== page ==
Arbitration is available only if the card member agreement contains an arbitration clause.   Many credit card agreement specify that all disputes be resolved through arbitration.  But, beware of arbitration procedures created by credit card companies.  Check out the “National Arbitration Forum,” which was set up by the largest debt collection law firm in the United States.  In 2009 the Minnesota Attorney General shut them down because the National Arbitration Forum was “in cahoots with” the debt collectors and MBNA (now part of Bank of America).  If you want to pursue redress by filing for arbitration, check the fees.  Not just the filing and administrative fees, but the fees of the arbitrator.  Some arbitrators charge $1,500.00 to $5,000.00 for a one day hearing.  This is in addition to administrative fees.

Small Claims Court

In California, a Small Claims suit can be brought only if the defendant (i.e, the credit card company or debt collector) can be legally served with process within California.  See Civil Code section 116.34(e).  Most credit card companies and many national debt collectors operate through subsidiaries.  Unlike most corporations, banks are not subject to the California law which requires out of state businesses which do business in California to have an agent for service of process located within California.  Banks are regulated by the federal government, and their agents for service of process are rarely found in California.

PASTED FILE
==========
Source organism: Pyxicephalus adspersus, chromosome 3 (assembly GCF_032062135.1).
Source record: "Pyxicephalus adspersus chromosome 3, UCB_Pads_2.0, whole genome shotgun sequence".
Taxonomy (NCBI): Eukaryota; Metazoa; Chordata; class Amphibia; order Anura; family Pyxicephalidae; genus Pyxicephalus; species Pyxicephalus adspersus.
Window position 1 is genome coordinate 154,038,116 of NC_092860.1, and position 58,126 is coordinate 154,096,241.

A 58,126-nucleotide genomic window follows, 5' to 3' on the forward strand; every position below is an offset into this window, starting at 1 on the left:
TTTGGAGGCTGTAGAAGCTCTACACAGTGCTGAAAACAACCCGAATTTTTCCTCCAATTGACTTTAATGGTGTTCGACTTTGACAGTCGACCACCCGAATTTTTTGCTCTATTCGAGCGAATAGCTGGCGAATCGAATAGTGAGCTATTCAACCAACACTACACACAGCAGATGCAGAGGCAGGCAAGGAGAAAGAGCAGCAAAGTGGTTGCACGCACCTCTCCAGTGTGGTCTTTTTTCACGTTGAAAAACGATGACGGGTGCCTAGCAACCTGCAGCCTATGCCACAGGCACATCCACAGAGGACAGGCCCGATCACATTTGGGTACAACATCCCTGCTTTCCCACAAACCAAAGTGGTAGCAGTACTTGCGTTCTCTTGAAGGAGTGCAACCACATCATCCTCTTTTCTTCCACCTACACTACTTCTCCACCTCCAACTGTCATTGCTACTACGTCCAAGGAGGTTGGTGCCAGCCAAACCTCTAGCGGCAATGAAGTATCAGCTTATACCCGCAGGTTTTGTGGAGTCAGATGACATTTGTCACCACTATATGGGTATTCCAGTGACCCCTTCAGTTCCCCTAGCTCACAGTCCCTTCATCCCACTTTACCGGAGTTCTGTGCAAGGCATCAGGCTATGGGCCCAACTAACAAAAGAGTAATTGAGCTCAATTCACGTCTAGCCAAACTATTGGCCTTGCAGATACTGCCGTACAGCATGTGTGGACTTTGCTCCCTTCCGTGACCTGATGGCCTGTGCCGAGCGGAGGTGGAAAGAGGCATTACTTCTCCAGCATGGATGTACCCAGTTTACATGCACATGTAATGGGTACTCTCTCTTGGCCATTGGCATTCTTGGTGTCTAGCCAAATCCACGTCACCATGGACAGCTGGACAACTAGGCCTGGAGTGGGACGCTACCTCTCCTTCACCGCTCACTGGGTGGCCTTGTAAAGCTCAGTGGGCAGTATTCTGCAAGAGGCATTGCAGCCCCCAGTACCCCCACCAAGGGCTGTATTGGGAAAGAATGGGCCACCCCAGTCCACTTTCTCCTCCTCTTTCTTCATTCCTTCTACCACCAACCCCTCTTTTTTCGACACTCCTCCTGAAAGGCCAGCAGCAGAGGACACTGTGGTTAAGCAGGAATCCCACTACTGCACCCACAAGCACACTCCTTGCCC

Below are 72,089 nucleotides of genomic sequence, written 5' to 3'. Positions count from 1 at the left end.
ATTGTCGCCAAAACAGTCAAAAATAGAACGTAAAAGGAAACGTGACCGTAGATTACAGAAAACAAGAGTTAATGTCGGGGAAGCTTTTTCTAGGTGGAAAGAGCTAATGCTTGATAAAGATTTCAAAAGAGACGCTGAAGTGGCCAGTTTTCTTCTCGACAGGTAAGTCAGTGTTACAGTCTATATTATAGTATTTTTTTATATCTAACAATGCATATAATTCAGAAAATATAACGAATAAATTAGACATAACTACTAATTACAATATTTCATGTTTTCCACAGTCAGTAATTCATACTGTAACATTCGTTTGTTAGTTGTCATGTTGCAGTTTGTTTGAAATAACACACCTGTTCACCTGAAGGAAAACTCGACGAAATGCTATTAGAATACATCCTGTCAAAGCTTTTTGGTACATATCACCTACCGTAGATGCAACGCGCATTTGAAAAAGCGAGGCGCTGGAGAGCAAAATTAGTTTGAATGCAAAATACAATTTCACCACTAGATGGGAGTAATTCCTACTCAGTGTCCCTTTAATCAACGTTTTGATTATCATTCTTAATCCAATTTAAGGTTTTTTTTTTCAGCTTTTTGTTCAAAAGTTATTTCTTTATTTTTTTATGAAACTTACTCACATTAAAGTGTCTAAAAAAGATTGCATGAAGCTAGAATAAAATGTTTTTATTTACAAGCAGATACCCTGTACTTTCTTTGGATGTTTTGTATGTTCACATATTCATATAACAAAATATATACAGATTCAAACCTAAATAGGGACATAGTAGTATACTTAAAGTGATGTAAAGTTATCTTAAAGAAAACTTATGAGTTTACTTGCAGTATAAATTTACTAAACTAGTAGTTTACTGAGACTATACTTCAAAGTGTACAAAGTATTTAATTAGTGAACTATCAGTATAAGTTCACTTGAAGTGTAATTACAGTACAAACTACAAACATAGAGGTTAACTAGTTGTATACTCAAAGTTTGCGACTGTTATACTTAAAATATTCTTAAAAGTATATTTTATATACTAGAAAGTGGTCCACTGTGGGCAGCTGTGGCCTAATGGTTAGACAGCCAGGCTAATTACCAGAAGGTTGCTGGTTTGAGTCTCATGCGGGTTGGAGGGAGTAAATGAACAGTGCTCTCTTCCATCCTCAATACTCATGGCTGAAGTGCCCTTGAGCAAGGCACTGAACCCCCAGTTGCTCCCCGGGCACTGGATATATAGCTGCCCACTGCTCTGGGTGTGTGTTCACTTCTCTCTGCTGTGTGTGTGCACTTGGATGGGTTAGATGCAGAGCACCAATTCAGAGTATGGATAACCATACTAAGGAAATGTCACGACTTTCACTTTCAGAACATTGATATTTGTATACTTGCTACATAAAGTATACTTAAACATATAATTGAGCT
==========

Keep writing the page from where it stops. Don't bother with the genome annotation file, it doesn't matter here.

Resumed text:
Superior Court or Federal District Court

A civil lawsuit may be brought in the Superior Court of California or, often, in federal court.  Both courts have complicated procedural rules, and most judges enforce these rules.  A “pro per” litigant is held to the same level of knowledge that an attorney should have.  In many instances a party is entitled to have a jury trial decide a debt collection tort case. 

Under California’s Rosenthal Act, a violation of the federal Fair Debt Collection Practices Act (FDCPA) 15 U.S.C. 1692 is also a violation of California law.  Civil Code section 1788.17.  A consumer injured by a violation of the FDCPA may recover “actual damages” from the debt collector and, maybe, from the credit card company.  “Actual damages” for purposes of 15 U.S.C. 1692k(a)(1) includes aggravation, emotional distress and damage to credit.  Actual damages can be awarded in FDCPA cases without having to meet state law requirements for a common law claim for intentional infliction of emotional distress.

In addition, the court may award a statutory damages of between $100.00 and $1,000.00.  Statutory damages are authorized to encourage the private enforcement of consumer protection statutes.  Whether this is per violation or per course of conduct is a matter of dispute in each of these cases.  In addition, if the consumer wins against the debt collector, the consumer may recover reasonable attorney’s fees, as set by the court.  If the consumer loses the lawsuit, the prevailing collection agency may only recover its attorney’s fees if the court finds that the lawsuit was brought in bad faith and for the purpose of harassment.  15 U.S.C. k(a)(3).

Jury Trial

If you decide to sue a debt collector, you have a right to a jury trial.  Please remember that each juror serves our nation and our community by devoting days of his or her life to participating in our judicial system.  Juror pay is minuscule.  Each juror, as well as those waiting in the juror assembly room doing crossword puzzles, contribute to secure our system if equal justice for the people, by the people and of the people.